2,158 citations

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01 Feb 1995TL;DR: This work has shown that polynomials over Galois Fields, particularly the Hadamard, Quadratic Residue, and Golay Codes, are good candidates for Error Control Coding for Digital Communication Systems.

Abstract: 1. Error Control Coding for Digital Communication Systems. 2. Galois Fields. 3. Polynomials over Galois Fields. 4. Linear Block Codes. 5. Cyclic Codes. 6. Hadamard, Quadratic Residue, and Golay Codes. 7. Reed-Muller Codes 8. BCH and Reed-Solomon Codes. 9. Decoding BCH and Reed-Solomon Codes. 10. The Analysis of the Performance of Block Codes. 11. Convolutional Codes. 12. The Viterbi Decoding Algorithm. 13. The Sequential Decoding Algorithms. 14. Trellis Coded Modulation. 15. Error Control for Channels with Feedback. 16. Applications. Appendices: A. Binary Primitive Polynomials. B. Add-on Tables and Vector Space Representations for GF(8) Through GF(1024). C. Cyclotronic Cosets Modulo 2m-1. D. Minimal Polynomials for Elements in GF (2m). E. Generator Polynomials of Binary BCH Codes of Lengths Through 511. Bibliography.

1,930 citations

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TL;DR: An improved list decoding algorithm for decoding Reed-Solomon codes and alternant codes and algebraic-geometry codes is presented and a solution to a weighted curve-fitting problem is presented, which may be of use in soft-decision decoding algorithms for Reed- Solomon codes.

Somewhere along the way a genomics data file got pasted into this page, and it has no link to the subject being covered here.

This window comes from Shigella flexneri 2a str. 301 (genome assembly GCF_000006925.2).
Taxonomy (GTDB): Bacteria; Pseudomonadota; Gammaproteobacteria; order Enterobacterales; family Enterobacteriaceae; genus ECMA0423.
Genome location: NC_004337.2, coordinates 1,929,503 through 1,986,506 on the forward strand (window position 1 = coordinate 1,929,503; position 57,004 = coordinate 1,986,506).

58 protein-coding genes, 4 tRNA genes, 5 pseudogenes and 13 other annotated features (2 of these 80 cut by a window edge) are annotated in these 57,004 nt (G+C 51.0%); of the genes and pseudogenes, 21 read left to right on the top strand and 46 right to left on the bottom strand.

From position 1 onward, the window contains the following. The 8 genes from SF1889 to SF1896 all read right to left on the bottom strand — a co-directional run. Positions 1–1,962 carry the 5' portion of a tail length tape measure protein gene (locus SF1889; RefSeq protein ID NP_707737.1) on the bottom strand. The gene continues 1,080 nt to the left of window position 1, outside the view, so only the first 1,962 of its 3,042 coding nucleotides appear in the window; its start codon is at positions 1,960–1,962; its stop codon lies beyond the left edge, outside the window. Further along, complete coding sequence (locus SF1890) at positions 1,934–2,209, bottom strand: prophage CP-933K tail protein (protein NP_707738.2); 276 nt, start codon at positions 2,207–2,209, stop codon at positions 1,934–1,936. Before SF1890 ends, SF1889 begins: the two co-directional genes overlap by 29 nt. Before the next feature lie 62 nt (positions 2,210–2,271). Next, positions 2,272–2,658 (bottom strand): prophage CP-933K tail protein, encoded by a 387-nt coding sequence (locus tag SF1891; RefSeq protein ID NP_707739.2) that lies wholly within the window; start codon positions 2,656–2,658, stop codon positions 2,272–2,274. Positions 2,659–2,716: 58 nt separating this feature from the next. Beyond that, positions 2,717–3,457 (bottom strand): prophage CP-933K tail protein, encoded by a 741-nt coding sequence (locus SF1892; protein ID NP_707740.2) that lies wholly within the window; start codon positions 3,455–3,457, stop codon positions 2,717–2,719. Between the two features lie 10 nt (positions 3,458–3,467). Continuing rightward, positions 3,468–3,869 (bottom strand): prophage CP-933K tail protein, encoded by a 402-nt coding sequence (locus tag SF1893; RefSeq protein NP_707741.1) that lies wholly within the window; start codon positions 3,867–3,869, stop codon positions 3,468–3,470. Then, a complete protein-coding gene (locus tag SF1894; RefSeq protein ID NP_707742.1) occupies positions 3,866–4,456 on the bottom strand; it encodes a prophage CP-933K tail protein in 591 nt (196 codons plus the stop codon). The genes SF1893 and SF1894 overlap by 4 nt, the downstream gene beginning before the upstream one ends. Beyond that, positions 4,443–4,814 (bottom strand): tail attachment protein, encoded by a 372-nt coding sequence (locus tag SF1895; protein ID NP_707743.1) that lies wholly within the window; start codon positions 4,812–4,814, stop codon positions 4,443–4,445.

Abstract: Given an error-correcting code over strings of length n and an arbitrary input string also of length n, the list decoding problem is that of finding all codewords within a specified Hamming distance from the input string. We present an improved list decoding algorithm for decoding Reed-Solomon codes. The list decoding problem for Reed-Solomon codes reduces to the following "curve-fitting" problem over a field F: given n points ((x/sub i//spl middot/y/sub i/))/sub i=1//sup n/, x/sub i/, y/sub i//spl isin/F, and a degree parameter k and error parameter e, find all univariate polynomials p of degree at most k such that y/sub i/=p(x/sub i/) for all but at most e values of i/spl isin/(1,...,n). We give an algorithm that solves this problem for e 1/3, where the result yields the first asymptotic improvement in four decades. The algorithm generalizes to solve the list decoding problem for other algebraic codes, specifically alternant codes (a class of codes including BCH codes) and algebraic-geometry codes. In both cases, we obtain a list decoding algorithm that corrects up to n-/spl radic/(n(n-d')) errors, where n is the block length and d' is the designed distance of the code. The improvement for the case of algebraic-geometry codes extends the methods of Shokrollahi and Wasserman (see in Proc. 29th Annu. ACM Symp. Theory of Computing, p.241-48, 1998) and improves upon their bound for every choice of n and d'. We also present some other consequences of our algorithm including a solution to a weighted curve-fitting problem, which may be of use in soft-decision decoding algorithms for Reed-Solomon codes.